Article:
July 1st, 2013

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[links] Link salad wakes up in a heat wave

Jay Lake Pre-Mortem Readathon, review the first — A review of my novel Rocket Science.

Saturn's Hyperion: A Moon with Odd Craters — It looks like a wasp's nest to me. Which leads to some very disturbing story ideas…

Memorial for dead bees at Wilsonville Target — That's my Oregon.

Japanese earthquake literally made waves in NorwayThe magnitude 9.0 Tohoku quake in 2011 turned fjords into giant resonators.

BIG Plans To Snap Together An Homage To Lego

Apple seeks 'iWatch' trademark in Japan

Falling chain of beads — A cool science video from smart people in the UK. (Thanks to [info]willyumtx.)

Ladybusiness Anthropologist Throws Up Hands, Concedes Men Are the Reason for Everything Interesting in Human Evolution — Snerk.

God, cancer, and Jay #2: The easy questions — More from my friend [info]daveraines, a UMC pastor.

Heatwave grounds US flightsSeveral flights have been cancelled due to the record-breaking heatwave affecting parts of the US. It's too hot in some places for the airplanes to fly. Weather is not climate, but the aggregate of weather is. Nothing to see here, citizens. Just move along and stay tuned to Rush Limbaugh.

Sorry Now?What do the liberal and moderate lawyers who supported John Roberts' nomination say today?

Don’t let DOMA fool you — the Supreme Court is restricting your rights — This is Bush's enduring legacy: making America safe for angry white men.

Justice Kennedy Denies Motion To Halt Gay Marriage — Where's. The. Harm? The only harm gay marriage has ever offered is to expose the moralizing bigotry of religious zealots as lies.

My Gay Mormon Dad — Another painful post from Feminist Mormon Housewives trying to reconcile the illogical diktats of faith with reason, morality and plain old common sense.

Milwaukee Priest Sex Abuse Records to Be Released deal reached in federal bankruptcy court between the archdiocese and victims suing it for fraud called for the documents to be made public by July 1. Victims say the archdiocese transferred problem priests to new churches without warning parishioners and covered up priests' crimes for decades. Proving once again that the Catholic Church's favorite Bible verse is Matthew 19:14, "Suffer the little children." They just forgot the rest of the verse.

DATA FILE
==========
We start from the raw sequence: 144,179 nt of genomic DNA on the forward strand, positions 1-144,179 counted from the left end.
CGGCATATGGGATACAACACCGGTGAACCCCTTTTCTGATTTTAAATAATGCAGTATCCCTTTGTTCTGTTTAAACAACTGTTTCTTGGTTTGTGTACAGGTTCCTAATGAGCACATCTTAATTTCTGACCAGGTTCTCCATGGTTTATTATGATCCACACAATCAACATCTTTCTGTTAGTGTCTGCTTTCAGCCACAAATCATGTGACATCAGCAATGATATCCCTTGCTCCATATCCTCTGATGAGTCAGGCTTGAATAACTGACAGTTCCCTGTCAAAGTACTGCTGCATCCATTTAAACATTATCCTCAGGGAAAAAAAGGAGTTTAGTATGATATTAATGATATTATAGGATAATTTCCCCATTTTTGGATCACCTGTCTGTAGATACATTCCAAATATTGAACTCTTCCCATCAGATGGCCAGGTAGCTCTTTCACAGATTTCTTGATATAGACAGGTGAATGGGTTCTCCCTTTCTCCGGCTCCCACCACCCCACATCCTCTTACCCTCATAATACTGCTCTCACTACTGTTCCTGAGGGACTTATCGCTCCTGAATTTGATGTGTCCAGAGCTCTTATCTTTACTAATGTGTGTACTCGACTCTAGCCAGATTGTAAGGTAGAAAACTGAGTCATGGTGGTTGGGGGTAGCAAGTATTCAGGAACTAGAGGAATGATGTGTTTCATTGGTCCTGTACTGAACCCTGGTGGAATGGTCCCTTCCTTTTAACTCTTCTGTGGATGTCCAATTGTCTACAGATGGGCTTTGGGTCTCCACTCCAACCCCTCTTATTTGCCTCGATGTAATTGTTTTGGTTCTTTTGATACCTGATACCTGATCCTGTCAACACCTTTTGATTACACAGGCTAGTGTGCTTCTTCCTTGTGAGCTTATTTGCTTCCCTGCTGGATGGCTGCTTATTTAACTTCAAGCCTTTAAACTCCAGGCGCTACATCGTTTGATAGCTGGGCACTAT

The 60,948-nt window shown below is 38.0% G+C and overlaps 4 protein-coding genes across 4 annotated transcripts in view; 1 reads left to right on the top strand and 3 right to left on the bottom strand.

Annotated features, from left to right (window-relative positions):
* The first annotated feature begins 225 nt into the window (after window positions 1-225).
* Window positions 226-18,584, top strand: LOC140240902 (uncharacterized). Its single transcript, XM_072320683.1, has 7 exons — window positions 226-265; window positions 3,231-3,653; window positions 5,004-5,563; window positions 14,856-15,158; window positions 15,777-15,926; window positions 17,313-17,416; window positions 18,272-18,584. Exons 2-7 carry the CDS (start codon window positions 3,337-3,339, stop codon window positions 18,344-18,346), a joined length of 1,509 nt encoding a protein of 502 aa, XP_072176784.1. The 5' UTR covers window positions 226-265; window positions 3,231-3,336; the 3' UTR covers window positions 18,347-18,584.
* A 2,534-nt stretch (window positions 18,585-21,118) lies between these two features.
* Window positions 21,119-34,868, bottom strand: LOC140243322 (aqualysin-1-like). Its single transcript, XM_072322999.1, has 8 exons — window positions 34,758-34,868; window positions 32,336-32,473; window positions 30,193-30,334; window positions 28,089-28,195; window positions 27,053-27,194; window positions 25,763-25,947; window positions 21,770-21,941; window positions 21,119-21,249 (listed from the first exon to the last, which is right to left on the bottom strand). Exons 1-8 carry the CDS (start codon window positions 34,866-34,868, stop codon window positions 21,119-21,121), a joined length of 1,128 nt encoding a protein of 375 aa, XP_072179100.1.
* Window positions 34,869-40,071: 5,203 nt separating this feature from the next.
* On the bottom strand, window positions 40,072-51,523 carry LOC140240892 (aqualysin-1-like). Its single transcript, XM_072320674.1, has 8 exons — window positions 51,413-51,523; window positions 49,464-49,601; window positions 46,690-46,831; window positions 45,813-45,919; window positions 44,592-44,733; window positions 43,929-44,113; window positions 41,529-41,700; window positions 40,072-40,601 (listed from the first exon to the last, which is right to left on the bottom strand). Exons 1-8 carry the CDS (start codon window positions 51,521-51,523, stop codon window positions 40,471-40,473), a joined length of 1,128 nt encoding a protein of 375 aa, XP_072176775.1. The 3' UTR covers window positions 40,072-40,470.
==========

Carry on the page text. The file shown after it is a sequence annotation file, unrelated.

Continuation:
Penn. Lawmaker Censored On House Floor From Speaking On Gay RightsState Rep. Brian Sims' (D) remarks during a part of the House session where representatives are allowed to speak openly were cut off almost immediately by a procedural maneuver. State Rep. Daryl Metcalfe (R) objected to the remarks on the grounds that Sims was speaking out "against God's law." See, if you're a conservative, that whole First Amendment religion thing only applies to Christians. The right kind of Christians. And that whole separation of church and state thing is just a liberal lie. Are you proud of your Republican party?

Paula Deen And A Certain Kind Of Racism — Yeah, well. (Via [info]danjite.)

How Other Countries Handle ImmigrationCountries struggle to find the best way to deal with immigrants knocking at their doors.

The Anatomy of the Occupy Wall Street Movement on TwitterA study of the social network behind the Occupy movement shows that the most vocal participants were highly connected before the protests began but have now largely lost interest, say social network researchers.

Is WikiLeaks Now An International Political Party?

Kerry: Spying 'not unusual' in international relations — Yeah, well. Good luck with that.

QotD?: How hot is it where you are?




7/1/2013
Writing time yesterday: 0.0 hours (breakfast meeting about literary estate)
Hours slept: 6.75 hours (interrupted)